Surprisingly, a local mainstream media outlet in Philadelphia has conducted an investigation uncovering a quite disturbing history behind a Transportation Security Administration (TSA) supervisor named Thomas Harkins.
CBS 3 of Philadelphia’s so-called “I-Team” has uncovered that Harkins – who now holds what they call “a sensitive security post at Philadelphia International Airport” – was a Catholic priest at churches in South New Jersey until 2002.
The Diocese of Camden removed him from the position after they determined that he sexually abused two young girls and a new lawsuit filed by a third woman alleges that she was also victimized by Harkins.
Harkins now supervises the security checkpoint between Terminals D and E in Philadelphia International Airport through which many individuals pass, including children.
When the local CBS affiliate approached Harkins after his shift at the airport about the latest suit, he simply replied, “I have nothing to say.”
This new lawsuit, which was filed against the Diocese of Camden in federal court, accuses Harkins of sexually abusing an 11-year-old girl a whopping 10 to 15 times from 1980 to 1981.
The lawsuit was filed on behalf of the victim of the alleged abuse and states that the abuse took place while Harkins was serving as a priest at Saint Anthony of Padua parish in Hammonton, New Jersey.
According to the suit, one sexual assault even took place in Harkins’ private bedroom at the rectory.
When Harkins was asked if the traveling public should be worried, he replied, “No, they shouldn’t be,” without explaining why any parent would be comfortable with an accused child molester potentially dealing with their children.
CBS 3’s Ben Simmoneau pressed Harkins, asking, “The public should not be worried with you in a position like this despite your past?”
“I have nothing to say,” Harkins said once again, obviously avoiding the question.
Harkins then walked into a restricted area thanks to his TSA credentials, preventing the reporters from following him.
“They should know who they’re hiring,” Karen Polesir, a Philadelphia spokesperson for the Survival Network of those Abused by Priests, said.
Given the sensitive nature of the position – at least if you believe there is a real terrorist threat facing the people of the United States – one would expect that the TSA would conduct a thorough background check and be well aware of the past of their employees.
How would they miss something as massive as multiple allegations of sexual abuse, against children no less?
“As the public, we are screened to our underwear getting on a plane, and yet they hire a man like that,” Polesir added.
Hilariously, the TSA attempted to explain away hiring an alleged pedophile by stating that Harkins’ title is “Transportation Security Manager, Baggage,” which means he mostly deals with luggage, not passenger screening.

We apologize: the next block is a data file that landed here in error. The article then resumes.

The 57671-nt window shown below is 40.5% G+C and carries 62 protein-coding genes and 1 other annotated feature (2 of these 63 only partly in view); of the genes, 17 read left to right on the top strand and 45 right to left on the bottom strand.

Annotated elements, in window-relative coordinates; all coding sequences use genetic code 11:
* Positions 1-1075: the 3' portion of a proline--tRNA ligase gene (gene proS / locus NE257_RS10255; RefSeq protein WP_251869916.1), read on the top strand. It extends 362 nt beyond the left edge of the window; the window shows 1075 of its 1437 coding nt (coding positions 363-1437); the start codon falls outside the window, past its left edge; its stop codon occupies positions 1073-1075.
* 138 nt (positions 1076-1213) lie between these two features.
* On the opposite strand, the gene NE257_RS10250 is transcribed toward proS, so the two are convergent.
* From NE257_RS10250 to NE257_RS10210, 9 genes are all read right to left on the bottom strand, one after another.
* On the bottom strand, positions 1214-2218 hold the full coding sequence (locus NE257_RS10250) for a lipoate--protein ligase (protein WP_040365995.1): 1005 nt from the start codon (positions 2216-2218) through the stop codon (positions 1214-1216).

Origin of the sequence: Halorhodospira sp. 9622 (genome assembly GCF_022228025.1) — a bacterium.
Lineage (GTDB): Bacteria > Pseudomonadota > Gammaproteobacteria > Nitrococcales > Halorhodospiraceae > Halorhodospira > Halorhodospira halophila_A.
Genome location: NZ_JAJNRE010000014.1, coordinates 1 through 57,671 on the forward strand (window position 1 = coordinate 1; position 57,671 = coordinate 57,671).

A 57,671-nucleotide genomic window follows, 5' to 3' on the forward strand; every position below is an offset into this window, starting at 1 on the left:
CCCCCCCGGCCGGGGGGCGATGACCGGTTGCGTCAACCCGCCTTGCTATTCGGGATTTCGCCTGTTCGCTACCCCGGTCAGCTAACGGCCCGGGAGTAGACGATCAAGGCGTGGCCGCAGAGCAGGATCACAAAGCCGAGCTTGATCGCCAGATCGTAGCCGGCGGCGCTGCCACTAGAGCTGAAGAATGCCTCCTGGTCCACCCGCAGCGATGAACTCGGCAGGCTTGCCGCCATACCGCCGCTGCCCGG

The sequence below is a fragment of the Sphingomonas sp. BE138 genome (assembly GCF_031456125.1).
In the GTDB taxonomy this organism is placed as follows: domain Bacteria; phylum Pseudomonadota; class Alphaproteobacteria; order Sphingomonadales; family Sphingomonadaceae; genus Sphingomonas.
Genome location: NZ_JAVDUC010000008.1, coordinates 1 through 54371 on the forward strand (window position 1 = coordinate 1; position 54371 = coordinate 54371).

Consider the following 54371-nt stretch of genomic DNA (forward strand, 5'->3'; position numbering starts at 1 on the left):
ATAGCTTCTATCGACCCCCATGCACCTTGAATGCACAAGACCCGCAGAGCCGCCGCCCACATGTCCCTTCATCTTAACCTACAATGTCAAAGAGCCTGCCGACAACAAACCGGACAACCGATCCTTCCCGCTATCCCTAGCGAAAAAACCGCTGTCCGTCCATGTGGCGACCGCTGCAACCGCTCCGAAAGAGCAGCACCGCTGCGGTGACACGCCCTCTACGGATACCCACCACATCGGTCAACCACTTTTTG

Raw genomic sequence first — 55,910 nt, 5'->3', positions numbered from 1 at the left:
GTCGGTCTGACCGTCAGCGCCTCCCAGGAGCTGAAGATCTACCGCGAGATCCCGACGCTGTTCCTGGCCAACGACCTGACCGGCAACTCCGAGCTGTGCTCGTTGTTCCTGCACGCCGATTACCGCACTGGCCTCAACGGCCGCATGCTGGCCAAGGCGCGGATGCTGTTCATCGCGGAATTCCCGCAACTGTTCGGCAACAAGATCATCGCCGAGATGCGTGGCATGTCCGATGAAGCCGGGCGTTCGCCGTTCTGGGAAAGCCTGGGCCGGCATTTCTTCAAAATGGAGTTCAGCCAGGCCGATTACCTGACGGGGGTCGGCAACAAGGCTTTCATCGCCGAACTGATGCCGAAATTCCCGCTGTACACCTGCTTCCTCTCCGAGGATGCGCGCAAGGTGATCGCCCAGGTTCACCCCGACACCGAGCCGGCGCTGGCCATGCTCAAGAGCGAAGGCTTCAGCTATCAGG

Obviously the key word here is mostly.
“Sure, that’s his title. That doesn’t mean that’s where he stays, that doesn’t mean he doesn’t fill other roles when necessary,” Polesir pointed out.
Indeed, such a conclusion seems quite obvious and logical.
We must also question the way in which Harkins obtained his Transportation Security Manger position. According to the frequently asked questions page on the TSA’s career section of their official site, there is a significant likelihood that Harkins did interact with passengers.
“Is it necessary to serve as a supervisor to become a Transportation Security Manager (TSM)?
No. There are two possible career tracks through which employees may move that lead to the TSM position. One track is through management and the other through technical programs such as the Bomb Appraisal Officer and Screening of Passengers by Observational Techniques Programs or a combination of these two tracks. Experience leading or managing people and/or programs is helpful if an employee is interested in management opportunities.”
Obviously he could have obtained the position either through management or the technical programs, but either way, an alleged pedophile was either leading other TSA employees or he was interacting with passengers.
I don’t know about you, but I wouldn’t want such a character in any such position, regardless of the security implications.
According to the TSA, while they do put all employees through a criminal background check before they are hired, the fact that Harkins’ cases date back to 2002 prevented the cases from coming up.
A spokesperson stated that the Camden Diocese settled the first two sexual abuse lawsuits with Harkins’ accusers but has not reviewed the newest lawsuit.
I find this lapse, if you can call it that, to be wholly inexcusable, embarrassing and thoroughly shameful. How the TSA continues to be legitimate in the eyes of any American is completely beyond me at this point.
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